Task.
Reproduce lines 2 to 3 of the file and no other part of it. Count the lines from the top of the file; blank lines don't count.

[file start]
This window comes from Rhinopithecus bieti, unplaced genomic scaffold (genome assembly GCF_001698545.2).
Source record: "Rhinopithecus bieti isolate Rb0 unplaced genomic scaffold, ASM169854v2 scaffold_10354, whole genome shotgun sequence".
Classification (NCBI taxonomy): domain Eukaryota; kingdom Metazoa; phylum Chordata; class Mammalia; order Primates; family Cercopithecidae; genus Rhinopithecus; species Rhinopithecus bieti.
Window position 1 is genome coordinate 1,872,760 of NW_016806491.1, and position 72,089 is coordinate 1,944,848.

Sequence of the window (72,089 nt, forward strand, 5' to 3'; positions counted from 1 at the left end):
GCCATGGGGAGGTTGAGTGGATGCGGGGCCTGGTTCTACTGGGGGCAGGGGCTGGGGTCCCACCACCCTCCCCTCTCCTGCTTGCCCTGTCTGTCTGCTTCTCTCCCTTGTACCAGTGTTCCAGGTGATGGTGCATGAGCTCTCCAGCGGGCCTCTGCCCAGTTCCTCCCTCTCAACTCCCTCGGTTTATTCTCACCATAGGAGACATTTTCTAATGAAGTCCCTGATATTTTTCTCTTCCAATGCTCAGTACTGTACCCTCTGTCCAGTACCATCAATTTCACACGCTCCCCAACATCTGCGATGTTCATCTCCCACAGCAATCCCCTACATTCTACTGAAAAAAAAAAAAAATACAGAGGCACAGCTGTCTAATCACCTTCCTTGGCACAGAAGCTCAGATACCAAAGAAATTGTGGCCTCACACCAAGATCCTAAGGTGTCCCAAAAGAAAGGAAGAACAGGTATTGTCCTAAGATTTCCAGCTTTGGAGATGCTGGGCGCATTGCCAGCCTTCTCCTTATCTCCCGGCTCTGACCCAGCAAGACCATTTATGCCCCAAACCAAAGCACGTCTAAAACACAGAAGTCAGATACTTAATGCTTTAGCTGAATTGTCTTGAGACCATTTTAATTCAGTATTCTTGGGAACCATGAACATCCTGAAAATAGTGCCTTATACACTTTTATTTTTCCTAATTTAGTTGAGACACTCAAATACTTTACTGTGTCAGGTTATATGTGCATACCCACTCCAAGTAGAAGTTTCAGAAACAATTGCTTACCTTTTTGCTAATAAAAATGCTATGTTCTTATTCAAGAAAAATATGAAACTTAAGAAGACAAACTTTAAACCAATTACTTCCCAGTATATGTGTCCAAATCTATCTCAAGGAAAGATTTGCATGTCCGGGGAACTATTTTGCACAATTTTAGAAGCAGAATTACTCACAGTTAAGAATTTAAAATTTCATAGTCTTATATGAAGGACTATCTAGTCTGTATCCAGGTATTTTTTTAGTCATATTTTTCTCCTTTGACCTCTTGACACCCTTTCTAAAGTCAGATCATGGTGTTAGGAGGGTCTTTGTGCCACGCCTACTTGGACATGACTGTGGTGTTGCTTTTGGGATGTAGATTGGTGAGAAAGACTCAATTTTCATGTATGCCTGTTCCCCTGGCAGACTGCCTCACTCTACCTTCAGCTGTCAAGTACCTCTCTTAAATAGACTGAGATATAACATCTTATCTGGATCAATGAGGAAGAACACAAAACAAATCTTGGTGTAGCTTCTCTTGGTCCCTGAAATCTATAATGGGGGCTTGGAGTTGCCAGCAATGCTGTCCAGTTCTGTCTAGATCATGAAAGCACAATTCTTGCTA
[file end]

Source record: "Rhinopithecus bieti isolate Rb0 unplaced genomic scaffold, ASM169854v2 scaffold_10354, whole genome shotgun sequence".
Classification (NCBI taxonomy): domain Eukaryota; kingdom Metazoa; phylum Chordata; class Mammalia; order Primates; family Cercopithecidae; genus Rhinopithecus; species Rhinopithecus bieti.